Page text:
In fact, it’s this very aspect of always learning new things that is part of what excites them about being their own boss.
2. Successful home stagers are resourceful.
There’s a great quote by Tony Robbins (I think) that says something like: “It’s not the resources you have but how resourceful you are.”
Running your own home staging business requires you to get out of any “helpless” mindset you may have.
If you’re used to saying “I can’t” and giving up in the face of a challenge— instead of asking “How can I?” and looking for solutions— you won’t get far.
A great example of this (that I see way too often) is the new home stager who says:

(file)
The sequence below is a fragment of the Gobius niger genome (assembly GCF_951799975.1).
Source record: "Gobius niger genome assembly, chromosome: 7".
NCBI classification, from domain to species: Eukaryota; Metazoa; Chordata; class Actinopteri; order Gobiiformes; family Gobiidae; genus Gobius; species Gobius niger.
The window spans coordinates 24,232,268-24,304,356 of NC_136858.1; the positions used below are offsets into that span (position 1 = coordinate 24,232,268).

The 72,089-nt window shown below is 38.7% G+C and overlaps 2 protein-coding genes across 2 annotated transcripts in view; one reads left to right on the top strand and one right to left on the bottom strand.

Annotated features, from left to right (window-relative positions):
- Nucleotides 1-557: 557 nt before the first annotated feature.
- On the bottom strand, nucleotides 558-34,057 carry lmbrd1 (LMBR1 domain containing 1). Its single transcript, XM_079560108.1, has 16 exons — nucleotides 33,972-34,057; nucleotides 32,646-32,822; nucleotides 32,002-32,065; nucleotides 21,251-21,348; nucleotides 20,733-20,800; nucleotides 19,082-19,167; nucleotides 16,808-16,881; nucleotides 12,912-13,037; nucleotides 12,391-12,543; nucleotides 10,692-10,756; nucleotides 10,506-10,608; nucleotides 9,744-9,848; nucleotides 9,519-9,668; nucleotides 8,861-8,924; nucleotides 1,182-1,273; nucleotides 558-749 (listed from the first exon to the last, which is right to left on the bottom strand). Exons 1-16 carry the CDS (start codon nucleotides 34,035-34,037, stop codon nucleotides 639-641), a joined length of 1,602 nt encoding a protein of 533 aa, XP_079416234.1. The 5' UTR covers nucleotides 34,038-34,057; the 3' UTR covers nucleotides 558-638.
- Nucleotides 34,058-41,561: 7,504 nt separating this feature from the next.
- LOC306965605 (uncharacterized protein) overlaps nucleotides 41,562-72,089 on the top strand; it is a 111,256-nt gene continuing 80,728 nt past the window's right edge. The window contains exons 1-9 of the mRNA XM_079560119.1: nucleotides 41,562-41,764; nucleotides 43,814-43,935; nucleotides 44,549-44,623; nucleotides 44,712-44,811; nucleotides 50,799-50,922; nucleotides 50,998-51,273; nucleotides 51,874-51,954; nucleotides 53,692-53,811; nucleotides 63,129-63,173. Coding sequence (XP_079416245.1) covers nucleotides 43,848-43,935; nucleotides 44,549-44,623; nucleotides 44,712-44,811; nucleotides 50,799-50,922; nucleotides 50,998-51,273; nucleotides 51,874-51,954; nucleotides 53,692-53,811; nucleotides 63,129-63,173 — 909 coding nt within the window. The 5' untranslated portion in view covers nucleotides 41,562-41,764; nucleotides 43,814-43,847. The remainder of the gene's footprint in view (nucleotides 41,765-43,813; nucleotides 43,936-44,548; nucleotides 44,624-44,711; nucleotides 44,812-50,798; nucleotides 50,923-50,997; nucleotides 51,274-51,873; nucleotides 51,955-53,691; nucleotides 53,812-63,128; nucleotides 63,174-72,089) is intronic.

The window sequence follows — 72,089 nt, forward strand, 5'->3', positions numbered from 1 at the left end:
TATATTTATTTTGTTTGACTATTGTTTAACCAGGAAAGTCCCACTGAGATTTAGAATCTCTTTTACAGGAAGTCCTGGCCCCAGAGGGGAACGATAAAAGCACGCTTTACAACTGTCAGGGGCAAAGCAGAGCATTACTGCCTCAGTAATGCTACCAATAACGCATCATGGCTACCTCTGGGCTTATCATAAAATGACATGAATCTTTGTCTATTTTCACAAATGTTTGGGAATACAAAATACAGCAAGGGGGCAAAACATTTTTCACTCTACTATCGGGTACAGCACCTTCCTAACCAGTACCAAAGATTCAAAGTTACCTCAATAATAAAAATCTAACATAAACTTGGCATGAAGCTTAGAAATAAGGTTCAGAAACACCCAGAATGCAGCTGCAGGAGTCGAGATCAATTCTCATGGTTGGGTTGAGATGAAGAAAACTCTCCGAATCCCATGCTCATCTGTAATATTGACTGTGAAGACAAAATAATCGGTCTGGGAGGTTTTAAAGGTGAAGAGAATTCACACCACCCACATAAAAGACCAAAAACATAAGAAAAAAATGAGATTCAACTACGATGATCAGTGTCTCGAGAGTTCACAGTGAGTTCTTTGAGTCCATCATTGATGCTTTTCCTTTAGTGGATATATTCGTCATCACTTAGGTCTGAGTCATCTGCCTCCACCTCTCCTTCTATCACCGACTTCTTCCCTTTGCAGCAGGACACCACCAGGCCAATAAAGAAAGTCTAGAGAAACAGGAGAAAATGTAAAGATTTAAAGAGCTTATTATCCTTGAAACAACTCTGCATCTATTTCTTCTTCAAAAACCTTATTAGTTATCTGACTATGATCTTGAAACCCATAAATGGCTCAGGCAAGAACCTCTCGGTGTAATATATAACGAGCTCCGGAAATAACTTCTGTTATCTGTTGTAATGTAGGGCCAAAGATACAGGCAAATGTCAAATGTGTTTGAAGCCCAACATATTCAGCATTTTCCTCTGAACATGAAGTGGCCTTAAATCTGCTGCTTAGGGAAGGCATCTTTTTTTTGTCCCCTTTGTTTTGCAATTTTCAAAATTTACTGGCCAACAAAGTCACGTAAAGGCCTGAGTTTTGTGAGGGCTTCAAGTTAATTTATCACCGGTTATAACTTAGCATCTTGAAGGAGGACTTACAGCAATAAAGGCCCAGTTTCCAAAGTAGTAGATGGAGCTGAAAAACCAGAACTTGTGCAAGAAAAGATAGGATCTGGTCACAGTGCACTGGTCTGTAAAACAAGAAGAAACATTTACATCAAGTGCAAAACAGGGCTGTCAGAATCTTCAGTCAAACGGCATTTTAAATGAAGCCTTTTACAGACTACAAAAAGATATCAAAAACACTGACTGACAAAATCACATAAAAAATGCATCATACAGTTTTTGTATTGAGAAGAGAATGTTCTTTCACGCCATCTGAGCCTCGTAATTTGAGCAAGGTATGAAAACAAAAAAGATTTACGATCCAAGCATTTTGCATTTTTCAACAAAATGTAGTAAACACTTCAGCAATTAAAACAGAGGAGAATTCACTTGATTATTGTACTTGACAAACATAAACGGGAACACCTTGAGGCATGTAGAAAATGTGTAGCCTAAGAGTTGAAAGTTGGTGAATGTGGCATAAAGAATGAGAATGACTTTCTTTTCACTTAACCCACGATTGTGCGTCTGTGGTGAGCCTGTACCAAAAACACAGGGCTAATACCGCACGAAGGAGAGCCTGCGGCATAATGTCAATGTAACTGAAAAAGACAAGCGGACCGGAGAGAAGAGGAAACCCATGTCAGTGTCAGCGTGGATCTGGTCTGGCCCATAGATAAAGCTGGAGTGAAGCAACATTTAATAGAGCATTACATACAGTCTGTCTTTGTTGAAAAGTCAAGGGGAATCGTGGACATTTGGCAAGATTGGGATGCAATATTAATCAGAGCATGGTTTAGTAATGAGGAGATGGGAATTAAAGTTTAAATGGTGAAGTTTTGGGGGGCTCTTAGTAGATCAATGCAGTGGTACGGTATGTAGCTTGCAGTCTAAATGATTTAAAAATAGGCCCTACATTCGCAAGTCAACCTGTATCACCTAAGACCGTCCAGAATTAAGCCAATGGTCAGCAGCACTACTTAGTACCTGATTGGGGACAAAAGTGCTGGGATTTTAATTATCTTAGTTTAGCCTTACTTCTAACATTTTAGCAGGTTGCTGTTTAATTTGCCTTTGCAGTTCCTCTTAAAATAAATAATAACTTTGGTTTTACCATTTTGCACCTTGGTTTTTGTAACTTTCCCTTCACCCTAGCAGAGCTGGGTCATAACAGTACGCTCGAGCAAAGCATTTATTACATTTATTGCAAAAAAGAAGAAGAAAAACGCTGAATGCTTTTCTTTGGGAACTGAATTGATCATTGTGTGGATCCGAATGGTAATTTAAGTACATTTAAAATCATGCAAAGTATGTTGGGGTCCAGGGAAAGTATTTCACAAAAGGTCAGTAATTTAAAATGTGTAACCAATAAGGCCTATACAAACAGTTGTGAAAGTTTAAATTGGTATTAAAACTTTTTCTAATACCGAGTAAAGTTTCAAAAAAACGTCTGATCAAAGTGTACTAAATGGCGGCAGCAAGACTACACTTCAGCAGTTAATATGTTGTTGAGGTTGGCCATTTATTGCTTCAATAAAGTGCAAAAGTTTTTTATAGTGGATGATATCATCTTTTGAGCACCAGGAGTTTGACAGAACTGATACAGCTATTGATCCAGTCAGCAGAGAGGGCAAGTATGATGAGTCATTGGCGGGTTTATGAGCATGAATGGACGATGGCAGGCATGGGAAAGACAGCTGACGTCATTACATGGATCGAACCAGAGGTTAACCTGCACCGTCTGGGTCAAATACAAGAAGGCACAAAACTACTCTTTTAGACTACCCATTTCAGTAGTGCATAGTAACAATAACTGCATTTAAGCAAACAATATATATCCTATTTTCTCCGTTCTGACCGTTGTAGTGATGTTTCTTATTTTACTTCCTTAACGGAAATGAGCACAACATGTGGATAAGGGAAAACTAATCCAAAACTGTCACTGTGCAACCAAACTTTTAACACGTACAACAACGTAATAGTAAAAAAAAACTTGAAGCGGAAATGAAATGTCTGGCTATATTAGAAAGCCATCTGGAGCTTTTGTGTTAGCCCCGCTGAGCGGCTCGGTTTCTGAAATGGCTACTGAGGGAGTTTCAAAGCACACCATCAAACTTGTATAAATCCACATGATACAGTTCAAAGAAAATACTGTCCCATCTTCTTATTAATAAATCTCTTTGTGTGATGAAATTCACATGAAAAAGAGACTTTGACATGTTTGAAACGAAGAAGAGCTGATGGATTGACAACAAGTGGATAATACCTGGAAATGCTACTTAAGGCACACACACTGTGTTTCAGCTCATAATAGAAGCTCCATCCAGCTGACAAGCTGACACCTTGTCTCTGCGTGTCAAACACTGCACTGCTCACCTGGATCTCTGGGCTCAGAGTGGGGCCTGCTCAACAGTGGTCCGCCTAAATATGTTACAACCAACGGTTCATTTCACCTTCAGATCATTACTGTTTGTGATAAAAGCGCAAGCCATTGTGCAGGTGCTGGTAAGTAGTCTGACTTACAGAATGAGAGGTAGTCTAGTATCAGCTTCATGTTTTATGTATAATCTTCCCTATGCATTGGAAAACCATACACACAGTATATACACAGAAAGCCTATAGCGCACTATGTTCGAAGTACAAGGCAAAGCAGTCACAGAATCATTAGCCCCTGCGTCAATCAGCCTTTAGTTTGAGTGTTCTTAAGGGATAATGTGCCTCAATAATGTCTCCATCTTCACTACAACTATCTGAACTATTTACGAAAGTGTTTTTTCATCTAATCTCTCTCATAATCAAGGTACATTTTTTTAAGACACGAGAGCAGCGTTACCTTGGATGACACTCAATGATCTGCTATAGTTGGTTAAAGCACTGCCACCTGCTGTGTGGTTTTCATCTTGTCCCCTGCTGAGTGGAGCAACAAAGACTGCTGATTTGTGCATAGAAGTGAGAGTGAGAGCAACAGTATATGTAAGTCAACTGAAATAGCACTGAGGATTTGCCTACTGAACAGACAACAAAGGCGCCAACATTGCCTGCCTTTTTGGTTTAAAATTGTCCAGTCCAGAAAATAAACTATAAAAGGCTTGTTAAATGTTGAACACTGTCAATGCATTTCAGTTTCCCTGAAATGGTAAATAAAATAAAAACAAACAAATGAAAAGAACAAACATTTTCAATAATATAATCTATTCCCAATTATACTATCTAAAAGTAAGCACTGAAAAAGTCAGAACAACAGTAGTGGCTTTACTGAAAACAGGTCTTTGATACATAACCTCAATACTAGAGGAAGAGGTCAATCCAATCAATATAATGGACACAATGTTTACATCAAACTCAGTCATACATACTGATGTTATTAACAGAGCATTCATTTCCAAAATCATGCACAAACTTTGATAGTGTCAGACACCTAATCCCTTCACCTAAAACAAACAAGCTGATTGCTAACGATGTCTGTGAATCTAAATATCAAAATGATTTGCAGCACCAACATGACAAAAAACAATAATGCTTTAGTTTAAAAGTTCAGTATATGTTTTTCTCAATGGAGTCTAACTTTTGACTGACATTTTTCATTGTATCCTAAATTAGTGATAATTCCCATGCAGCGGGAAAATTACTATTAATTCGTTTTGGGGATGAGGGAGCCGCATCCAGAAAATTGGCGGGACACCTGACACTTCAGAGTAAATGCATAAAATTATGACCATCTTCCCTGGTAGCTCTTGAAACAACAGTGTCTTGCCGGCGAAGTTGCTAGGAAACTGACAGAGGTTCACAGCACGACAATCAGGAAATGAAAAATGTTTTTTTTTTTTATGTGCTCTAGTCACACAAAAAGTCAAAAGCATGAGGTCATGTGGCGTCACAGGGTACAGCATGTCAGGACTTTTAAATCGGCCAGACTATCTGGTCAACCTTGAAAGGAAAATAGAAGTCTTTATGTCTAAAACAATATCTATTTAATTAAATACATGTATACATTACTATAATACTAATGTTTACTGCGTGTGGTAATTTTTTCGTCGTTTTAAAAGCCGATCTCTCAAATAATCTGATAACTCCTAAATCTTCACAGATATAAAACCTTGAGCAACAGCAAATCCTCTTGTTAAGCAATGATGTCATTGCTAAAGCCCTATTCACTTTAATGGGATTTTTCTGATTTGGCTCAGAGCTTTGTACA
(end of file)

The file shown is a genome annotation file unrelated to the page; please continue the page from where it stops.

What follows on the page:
“I can’t build a home staging portfolio until I have a client.”
By using their God-given decorating talent and being resourceful, they could think:
“I need a solid home staging portfolio to attract clients, so I’m going to look for ways to rearrange and decorate rooms in my own home or those of my friends and family so I have enough photos to get started. And since these photos are so important, I’m going to learn what I can about how to take effective home staging photos!”
I was so frustrated by how many aspiring home stagers told me they couldn’t get a portfolio because they didn’t have clients, and they couldn’t get clients because they didn’t have a portfolio, that I wrote an article on how any new home stager can create their own home staging portfolio in a weekend.
3. They approach home staging as a professional business.
Successful home stagers don’t build their websites by copying content and photos from others. Instead, they take the time to learn about home staging so they can talk about it intelligently in their own words.